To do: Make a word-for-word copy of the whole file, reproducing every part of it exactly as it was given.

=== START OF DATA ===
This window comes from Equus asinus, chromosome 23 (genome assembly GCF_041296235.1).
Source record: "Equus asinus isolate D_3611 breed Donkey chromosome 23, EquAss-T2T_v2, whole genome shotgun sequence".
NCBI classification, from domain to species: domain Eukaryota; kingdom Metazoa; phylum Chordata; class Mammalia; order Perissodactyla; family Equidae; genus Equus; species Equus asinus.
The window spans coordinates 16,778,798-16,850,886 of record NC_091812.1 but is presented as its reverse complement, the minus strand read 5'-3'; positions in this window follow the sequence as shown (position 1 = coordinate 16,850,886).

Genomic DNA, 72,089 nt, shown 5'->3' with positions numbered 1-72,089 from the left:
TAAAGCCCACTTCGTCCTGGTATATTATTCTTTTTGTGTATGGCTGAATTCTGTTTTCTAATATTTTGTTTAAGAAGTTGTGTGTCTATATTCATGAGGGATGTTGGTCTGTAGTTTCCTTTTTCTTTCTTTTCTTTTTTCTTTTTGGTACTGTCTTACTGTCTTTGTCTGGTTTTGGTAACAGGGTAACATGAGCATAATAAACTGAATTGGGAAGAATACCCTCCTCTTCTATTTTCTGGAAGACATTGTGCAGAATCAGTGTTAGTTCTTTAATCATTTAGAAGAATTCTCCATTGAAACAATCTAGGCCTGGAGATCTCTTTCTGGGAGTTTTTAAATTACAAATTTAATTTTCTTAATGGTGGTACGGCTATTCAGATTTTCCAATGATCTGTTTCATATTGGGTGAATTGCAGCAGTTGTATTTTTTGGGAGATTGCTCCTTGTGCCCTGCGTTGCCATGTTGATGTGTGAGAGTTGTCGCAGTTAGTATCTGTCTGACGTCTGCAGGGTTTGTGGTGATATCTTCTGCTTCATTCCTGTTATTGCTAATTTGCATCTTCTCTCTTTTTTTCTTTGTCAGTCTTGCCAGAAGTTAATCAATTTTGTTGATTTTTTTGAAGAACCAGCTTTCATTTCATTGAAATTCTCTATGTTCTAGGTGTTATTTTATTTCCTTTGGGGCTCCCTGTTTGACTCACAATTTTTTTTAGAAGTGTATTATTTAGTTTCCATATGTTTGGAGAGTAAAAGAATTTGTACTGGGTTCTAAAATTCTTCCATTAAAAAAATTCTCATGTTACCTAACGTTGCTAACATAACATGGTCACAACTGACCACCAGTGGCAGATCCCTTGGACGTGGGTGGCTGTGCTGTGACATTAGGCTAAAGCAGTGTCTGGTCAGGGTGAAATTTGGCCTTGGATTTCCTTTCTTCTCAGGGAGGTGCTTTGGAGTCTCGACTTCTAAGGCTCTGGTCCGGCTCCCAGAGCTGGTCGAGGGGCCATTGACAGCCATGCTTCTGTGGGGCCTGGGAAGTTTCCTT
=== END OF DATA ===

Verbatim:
This window comes from Equus asinus, chromosome 23 (genome assembly GCF_041296235.1).
Source record: "Equus asinus isolate D_3611 breed Donkey chromosome 23, EquAss-T2T_v2, whole genome shotgun sequence".
NCBI classification, from domain to species: domain Eukaryota; kingdom Metazoa; phylum Chordata; class Mammalia; order Perissodactyla; family Equidae; genus Equus; species Equus asinus.
The window spans coordinates 16,778,798-16,850,886 of record NC_091812.1 but is presented as its reverse complement, the minus strand read 5'-3'; positions in this window follow the sequence as shown (position 1 = coordinate 16,850,886).

Genomic DNA, 72,089 nt, shown 5'->3' with positions numbered 1-72,089 from the left:
TAAAGCCCACTTCGTCCTGGTATATTATTCTTTTTGTGTATGGCTGAATTCTGTTTTCTAATATTTTGTTTAAGAAGTTGTGTGTCTATATTCATGAGGGATGTTGGTCTGTAGTTTCCTTTTTCTTTCTTTTCTTTTTTCTTTTTGGTACTGTCTTACTGTCTTTGTCTGGTTTTGGTAACAGGGTAACATGAGCATAATAAACTGAATTGGGAAGAATACCCTCCTCTTCTATTTTCTGGAAGACATTGTGCAGAATCAGTGTTAGTTCTTTAATCATTTAGAAGAATTCTCCATTGAAACAATCTAGGCCTGGAGATCTCTTTCTGGGAGTTTTTAAATTACAAATTTAATTTTCTTAATGGTGGTACGGCTATTCAGATTTTCCAATGATCTGTTTCATATTGGGTGAATTGCAGCAGTTGTATTTTTTGGGAGATTGCTCCTTGTGCCCTGCGTTGCCATGTTGATGTGTGAGAGTTGTCGCAGTTAGTATCTGTCTGACGTCTGCAGGGTTTGTGGTGATATCTTCTGCTTCATTCCTGTTATTGCTAATTTGCATCTTCTCTCTTTTTTTCTTTGTCAGTCTTGCCAGAAGTTAATCAATTTTGTTGATTTTTTTGAAGAACCAGCTTTCATTTCATTGAAATTCTCTATGTTCTAGGTGTTATTTTATTTCCTTTGGGGCTCCCTGTTTGACTCACAATTTTTTTTAGAAGTGTATTATTTAGTTTCCATATGTTTGGAGAGTAAAAGAATTTGTACTGGGTTCTAAAATTCTTCCATTAAAAAAATTCTCATGTTACCTAACGTTGCTAACATAACATGGTCACAACTGACCACCAGTGGCAGATCCCTTGGACGTGGGTGGCTGTGCTGTGACATTAGGCTAAAGCAGTGTCTGGTCAGGGTGAAATTTGGCCTTGGATTTCCTTTCTTCTCAGGGAGGTGCTTTGGAGTCTCGACTTCTAAGGCTCTGGTCCGGCTCCCAGAGCTGGTCGAGGGGCCATTGACAGCCATGCTTCTGTGGGGCCTGGGAAGTTTCCTT